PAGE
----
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Learn From Frank Lloyd Wright: For Gallery Web Sites, Simplicity is Key

"In a gallery Web site there should be nothing to detract from the focus on the art...”

When was the last time you went to an art museum? Living close to New York City, I have several museums readily accessible. The Museum of Modern Art and the Metropolitan Museum of Art are among my favorites.

Many museums are works of art in themselves. The New York Guggenheim Museum, designed in the late 1940s by Frank Lloyd Wright, somewhat resembles an inverted ziggurat or winding pyramid. Hilla Rebay, the art advisor to Solomon R. Guggenheim at the time of construction, wrote Wright that she wanted “a temple of spirit, a monument” to house the Guggenheim collection. She required that he be “a lover of space.” Contained in this statement is a lesson for all of us.

Professional Web designers are just like any other artist. We take pride in our work. We like to give our clients the best appearance possible. Sometimes we may go overboard trying to announce our creative abilities loudly by cluttering our projects with unnecessary graphics and animations. Consider a lesson from Frank Lloyd Wright. While his museum is beautiful in appearance, he did not overcomplicate the interior. Paintings are not hanging on psychedelic walls. Once inside, the focus is on the art, not the building.

If you are designing a gallery Web site (a Web site featuring someone’s artwork), you must be "a lover of space." The art should be presented proportionally; with dimensions large enough to be easily viewed, but not so large that a person utilizing an 800 x 600 screen resolution has to scroll to see the entire thing. Accompanying text should be kept to a minimum. The background should never be textured. Solid colors are best. Some artists may prefer an off-white background. Others may prefer darker, muted colors such as taupe or sage green.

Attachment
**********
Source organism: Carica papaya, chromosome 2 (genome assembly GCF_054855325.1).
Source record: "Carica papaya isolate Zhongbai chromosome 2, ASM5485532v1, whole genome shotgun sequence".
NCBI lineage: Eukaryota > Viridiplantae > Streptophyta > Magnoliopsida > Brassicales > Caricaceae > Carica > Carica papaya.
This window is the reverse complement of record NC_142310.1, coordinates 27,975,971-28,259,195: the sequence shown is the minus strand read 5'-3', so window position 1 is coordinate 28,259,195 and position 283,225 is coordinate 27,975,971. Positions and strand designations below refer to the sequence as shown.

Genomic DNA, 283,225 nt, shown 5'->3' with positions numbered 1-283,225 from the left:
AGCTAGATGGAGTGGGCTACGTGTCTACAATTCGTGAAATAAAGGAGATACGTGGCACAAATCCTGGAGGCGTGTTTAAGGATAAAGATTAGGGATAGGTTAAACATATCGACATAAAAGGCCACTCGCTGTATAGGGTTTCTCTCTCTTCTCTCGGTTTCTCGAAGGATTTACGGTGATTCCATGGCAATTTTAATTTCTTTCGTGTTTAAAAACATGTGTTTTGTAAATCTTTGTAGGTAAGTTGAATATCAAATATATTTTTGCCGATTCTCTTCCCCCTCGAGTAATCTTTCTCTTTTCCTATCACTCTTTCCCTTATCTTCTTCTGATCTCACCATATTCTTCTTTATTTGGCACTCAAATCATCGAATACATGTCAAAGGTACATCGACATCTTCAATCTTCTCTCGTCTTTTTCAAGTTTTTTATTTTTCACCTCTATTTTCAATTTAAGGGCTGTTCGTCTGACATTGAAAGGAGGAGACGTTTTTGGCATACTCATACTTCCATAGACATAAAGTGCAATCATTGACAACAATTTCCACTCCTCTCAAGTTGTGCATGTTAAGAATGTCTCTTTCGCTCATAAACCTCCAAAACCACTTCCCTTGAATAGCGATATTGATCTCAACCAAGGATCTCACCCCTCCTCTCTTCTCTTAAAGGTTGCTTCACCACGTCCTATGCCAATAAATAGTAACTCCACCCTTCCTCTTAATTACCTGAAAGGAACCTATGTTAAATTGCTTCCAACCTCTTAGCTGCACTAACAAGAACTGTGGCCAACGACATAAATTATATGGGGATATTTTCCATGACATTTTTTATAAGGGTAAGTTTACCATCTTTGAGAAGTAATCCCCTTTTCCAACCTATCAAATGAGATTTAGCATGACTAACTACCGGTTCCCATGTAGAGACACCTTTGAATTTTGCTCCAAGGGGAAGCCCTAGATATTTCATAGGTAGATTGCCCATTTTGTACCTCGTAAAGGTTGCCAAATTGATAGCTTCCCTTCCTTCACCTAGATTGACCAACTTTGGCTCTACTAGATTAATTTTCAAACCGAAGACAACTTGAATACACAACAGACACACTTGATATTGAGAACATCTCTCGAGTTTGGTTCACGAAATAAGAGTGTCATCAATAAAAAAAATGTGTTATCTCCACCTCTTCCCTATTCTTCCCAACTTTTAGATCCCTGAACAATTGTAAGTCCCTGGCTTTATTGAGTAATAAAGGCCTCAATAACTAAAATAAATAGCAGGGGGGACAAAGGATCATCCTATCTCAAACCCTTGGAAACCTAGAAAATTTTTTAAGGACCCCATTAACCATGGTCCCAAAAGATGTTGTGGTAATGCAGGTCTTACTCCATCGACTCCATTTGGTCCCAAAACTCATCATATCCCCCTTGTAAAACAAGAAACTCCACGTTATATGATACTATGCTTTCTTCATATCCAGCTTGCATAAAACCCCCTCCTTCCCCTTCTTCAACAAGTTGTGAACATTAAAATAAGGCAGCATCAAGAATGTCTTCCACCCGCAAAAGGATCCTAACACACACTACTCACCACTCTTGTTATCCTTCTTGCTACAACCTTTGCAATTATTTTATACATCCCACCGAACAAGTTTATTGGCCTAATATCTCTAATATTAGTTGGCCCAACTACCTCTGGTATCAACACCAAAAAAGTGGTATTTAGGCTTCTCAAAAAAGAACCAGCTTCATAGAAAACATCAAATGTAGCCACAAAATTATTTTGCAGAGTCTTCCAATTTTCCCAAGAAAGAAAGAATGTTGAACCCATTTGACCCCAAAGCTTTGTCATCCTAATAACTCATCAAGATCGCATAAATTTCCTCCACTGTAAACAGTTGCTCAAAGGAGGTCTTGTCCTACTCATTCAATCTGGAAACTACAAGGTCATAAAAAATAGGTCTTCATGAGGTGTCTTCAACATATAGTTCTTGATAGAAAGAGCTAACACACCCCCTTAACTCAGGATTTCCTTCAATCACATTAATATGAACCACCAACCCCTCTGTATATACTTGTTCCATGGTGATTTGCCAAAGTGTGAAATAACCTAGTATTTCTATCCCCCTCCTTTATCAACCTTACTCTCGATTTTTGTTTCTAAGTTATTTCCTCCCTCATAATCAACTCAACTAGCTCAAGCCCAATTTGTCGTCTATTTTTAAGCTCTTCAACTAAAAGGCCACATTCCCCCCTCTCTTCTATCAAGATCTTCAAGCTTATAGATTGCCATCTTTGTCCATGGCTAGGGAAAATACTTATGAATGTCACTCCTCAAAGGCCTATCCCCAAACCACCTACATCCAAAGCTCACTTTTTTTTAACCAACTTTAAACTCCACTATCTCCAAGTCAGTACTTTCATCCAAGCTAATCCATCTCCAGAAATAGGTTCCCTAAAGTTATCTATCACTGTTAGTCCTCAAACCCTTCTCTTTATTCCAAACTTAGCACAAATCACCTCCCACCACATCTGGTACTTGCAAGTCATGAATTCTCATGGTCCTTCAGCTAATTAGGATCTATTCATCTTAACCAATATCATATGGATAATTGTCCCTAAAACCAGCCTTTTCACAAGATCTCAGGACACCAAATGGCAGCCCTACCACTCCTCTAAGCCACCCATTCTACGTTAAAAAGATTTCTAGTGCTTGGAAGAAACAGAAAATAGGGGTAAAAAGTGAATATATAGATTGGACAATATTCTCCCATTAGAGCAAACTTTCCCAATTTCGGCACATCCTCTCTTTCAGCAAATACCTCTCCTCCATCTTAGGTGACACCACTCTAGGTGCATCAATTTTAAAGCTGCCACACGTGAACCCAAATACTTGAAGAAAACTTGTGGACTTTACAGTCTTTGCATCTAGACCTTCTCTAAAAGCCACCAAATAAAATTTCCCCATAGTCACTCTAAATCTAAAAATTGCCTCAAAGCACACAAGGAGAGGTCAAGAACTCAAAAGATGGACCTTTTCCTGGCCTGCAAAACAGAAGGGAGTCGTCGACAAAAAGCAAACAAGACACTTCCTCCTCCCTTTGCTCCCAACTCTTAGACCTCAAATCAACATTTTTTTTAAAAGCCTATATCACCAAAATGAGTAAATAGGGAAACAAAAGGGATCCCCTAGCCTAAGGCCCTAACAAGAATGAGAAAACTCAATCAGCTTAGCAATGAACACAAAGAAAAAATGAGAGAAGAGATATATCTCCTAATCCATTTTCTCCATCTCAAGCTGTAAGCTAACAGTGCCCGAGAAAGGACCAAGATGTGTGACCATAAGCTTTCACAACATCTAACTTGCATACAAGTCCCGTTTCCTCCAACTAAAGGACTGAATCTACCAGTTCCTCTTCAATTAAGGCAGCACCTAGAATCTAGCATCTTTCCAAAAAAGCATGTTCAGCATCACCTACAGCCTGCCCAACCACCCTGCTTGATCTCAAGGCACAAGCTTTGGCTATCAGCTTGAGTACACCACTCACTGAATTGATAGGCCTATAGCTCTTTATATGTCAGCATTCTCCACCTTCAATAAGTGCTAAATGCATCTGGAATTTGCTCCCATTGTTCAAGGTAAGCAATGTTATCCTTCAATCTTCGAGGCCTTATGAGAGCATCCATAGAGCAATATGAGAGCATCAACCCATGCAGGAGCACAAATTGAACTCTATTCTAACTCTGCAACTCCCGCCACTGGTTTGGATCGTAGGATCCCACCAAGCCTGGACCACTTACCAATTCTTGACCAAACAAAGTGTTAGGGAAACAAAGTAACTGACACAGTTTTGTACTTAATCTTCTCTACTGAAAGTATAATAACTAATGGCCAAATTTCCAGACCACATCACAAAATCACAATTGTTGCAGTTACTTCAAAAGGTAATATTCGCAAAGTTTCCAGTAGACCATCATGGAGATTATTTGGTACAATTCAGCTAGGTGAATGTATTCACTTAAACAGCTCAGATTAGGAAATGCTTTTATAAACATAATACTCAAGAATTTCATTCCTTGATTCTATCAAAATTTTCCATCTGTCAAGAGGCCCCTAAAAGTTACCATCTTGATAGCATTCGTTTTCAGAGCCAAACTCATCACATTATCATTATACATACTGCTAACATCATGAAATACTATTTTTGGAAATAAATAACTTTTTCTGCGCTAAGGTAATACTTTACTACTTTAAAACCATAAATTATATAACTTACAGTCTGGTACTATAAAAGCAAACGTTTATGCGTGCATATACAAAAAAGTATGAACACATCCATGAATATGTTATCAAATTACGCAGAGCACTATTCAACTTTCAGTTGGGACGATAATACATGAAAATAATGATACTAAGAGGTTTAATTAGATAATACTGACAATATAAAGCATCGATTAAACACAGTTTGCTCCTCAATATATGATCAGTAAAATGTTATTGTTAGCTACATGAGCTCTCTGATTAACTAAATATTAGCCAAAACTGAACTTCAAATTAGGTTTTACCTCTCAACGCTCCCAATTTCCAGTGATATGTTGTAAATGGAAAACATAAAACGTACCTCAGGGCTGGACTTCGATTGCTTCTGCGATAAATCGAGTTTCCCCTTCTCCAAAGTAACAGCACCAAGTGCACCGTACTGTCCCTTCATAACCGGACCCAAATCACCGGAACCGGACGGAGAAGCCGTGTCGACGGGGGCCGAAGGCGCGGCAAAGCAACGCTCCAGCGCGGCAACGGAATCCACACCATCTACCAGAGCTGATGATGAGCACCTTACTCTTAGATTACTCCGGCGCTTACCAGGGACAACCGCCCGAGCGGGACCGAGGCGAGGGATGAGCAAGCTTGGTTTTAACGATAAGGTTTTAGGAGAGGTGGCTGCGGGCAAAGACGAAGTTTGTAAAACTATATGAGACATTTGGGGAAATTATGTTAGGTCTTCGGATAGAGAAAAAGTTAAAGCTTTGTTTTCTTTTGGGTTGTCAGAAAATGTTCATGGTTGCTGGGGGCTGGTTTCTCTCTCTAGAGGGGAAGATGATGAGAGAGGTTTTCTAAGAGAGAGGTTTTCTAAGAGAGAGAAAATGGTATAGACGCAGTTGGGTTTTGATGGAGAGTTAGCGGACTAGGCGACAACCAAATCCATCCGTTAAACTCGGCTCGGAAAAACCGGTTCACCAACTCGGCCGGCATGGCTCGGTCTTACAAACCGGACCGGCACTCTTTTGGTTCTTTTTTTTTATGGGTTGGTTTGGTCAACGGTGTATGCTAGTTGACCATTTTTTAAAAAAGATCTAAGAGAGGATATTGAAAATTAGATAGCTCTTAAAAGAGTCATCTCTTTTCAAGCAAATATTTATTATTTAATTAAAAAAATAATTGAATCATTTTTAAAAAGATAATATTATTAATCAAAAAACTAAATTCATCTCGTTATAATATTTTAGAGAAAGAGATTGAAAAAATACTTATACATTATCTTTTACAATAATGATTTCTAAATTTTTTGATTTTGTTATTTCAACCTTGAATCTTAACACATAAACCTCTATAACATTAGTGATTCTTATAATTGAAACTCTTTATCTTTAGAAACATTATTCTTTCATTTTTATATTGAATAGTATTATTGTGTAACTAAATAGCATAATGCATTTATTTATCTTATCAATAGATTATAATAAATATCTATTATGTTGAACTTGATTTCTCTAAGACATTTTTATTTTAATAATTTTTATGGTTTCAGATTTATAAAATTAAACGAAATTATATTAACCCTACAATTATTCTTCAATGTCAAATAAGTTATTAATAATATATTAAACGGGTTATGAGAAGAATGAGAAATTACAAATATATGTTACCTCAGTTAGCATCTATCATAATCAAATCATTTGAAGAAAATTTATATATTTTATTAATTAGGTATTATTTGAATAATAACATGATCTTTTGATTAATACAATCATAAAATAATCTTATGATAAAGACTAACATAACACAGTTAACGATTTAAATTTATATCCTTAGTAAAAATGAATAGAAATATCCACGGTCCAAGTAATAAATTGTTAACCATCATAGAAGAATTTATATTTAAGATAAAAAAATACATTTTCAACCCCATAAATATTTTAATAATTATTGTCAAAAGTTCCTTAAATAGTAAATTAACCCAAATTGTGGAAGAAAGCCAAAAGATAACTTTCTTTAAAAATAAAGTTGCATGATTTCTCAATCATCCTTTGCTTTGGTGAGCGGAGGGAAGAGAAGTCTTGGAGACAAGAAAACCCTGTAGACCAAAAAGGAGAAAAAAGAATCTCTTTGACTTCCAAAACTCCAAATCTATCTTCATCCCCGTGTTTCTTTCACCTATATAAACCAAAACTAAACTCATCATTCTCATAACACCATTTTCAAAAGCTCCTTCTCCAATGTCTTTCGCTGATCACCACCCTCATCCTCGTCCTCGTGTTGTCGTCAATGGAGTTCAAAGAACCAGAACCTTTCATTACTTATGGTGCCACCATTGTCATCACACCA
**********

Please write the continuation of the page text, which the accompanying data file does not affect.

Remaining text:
Tony Ricci, abstract artist from the Hamptons region of Long Island, NY, recently launched his online gallery ( "In a gallery Web site there should be nothing to detract from the focus on the art,” says Ricci. "Muted colors do not offend the presented work. The Web designer has to fight against being clever. So many art Web sites have too many gimmicky things going on - and that's only going to annoy people. Access to art should be quick and easy."

While frames may not be popular in Web design these days, they can be beneficial in simple environments. utilizes a simple frames structure. A series of works is represented by thumbnail images in a 1 1/2 inch wide scrolling navigation bar on the right side of the browser window. The rest of the window is dedicated to art display. A typical art image is approximately five inches wide and is surrounded by several inches of off-white background. The result? Viewers leave thinking about the art, not the Web site, having enjoyed the experience.

Frank Lloyd Wright said of his design for the Guggenheim Museum, “It was to make the building and the paintings an uninterrupted, beautiful symphony such as never existed in the World of Art before.” May Web designers remember this goal when designing gallery Web sites. The resulting experience is well worth it.

Jake Gorst is President of Exploded View, a new media advertising and design. Gorst heads development of information architecture and graphical concepts for new media Web sites, print and multimedia projects. He also is a frequent contributor to various publications on topics related to art, music, and Web site design psychology and trends.

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